By Dr. Michael Cerami, DC

LLD or Leg Length Discrepancy leads to hip rotation and causes pain. How can you possibly move around with such a significant global imbalance and not have a problem? It is quite common, and I usually see an imbalance of anywhere from ½” to 1 ½” of discrepancy between the left and right leg on most new patients. In most cases it takes less than 6 visits to straighten the pelvis and legs out, see accompanying before and after photos) but sometimes the correction process takes a bit longer as in the case below.

During an initial examination, I check pelvic alignment front/back and side to side as well as foot position and knee alignment. I also will test the lower extremity muscle group to determine whether each muscle is firing.  These tests along with other functional movement screenings will paint a picture of where the source of the problem is located and that’s where we’ll go to work; unwinding the “focal loading” points of the body to create sustainable change.

The reason I mention this process is to describe how we assess and correct hip rotation. To the untrained eye/person/therapist/physician, it would seem much easier to just put a lift or shim in the shoe and level things out. The problem is that most times, this will not adequately correct the imbalance. In my 36 years of practice, I have prescribed a heel lift on less than 30 patients when I couldn’t correct the imbalance using chiropractic adjustments and muscle work. The imbalance in these cases were confirmed through x-ray imaging.

It’s difficult if not hard to tell if you have LLD; here’s how to checkLook at your leg length while lying on your back. Lay on a flat surface with your shoes off and have a friend lift both of your feet off the floor (holding the back of the heel bone behind and under your ankles) about 18”.  Keeping the inner ankles together and the legs parallel and in alignment with the spine, see if the ankles touch each other or become misaligned. A misalignment at the ankles will usually indicate hip rotation. Under a ¼” difference is probably OK but anything more is significant and indicates imbalance. Pain is not a good gauge for this test as I’ve seen many patients whose ankles more than a 2” difference and were not experiencing any symptoms.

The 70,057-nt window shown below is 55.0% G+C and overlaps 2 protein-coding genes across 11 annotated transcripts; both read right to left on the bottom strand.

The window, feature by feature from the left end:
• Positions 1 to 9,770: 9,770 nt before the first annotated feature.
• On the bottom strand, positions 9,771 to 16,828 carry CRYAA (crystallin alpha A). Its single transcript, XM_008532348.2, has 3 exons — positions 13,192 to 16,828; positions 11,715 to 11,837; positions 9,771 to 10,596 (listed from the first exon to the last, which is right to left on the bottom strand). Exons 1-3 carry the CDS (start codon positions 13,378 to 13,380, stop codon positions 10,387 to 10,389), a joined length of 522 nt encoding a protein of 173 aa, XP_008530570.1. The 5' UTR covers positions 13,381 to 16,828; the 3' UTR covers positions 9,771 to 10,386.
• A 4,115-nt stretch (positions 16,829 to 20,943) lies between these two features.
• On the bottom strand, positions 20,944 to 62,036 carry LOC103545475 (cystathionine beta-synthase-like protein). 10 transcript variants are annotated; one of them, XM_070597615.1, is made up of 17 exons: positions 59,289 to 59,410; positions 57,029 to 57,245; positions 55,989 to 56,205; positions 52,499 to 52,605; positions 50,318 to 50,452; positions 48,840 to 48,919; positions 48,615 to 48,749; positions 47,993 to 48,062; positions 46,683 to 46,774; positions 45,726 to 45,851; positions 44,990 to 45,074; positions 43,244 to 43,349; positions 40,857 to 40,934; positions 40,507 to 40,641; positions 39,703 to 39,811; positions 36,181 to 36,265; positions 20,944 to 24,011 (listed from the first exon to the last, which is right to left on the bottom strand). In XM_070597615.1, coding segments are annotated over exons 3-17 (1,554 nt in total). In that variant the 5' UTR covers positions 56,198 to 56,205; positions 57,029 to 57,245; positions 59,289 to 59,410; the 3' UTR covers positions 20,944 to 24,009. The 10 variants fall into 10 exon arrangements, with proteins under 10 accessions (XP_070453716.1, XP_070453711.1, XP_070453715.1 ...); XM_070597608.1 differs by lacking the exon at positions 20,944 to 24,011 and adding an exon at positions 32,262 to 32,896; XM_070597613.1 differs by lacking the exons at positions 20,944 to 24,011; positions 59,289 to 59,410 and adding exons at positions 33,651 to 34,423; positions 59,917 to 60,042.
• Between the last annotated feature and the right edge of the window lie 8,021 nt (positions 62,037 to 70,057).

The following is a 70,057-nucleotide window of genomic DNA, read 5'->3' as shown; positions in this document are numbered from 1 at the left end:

Challenging case report: This patient is a bike rider that had labrum (hip) surgery which caused a severe imbalance in his hip alignment and leg length. When this patient went for his bike fit, the only way the fitter could make him balanced was to provide an extreme amount of shimming to the bottom of his bike shoe (photo). This helped but caused other problems and the patient could not ride comfortably for any extended distance.

When I started making corrections on this patient, we would get a ¼ to ½” change each visit but some of the imbalance would return before the next session so we provided exercises he could perform at home to speed things up. The progress was slow but measurable and eventually got 90% of the rotation removed by summer’s end and the patient celebrated by riding his fastest ever Snowbird Hillclimb race and finished in the top 10 of his classification.

I think there are a few important take home points here for athletes and patients:

    • Hip rotation and resulting muscle imbalances cause bio-mechanical distortions that affect the hip knee and feet.
    • It you have lift in your shoe or a lot of shims in your bike shoe consider finding out if the “upstream’ cause is your hips.
    • Once the problem is resolved, exercises can help maintain the correction.
    • Get your hip rotation fixed BEFORE you get fit for that expensive or new bicycle.

     Left: Before                        Right: After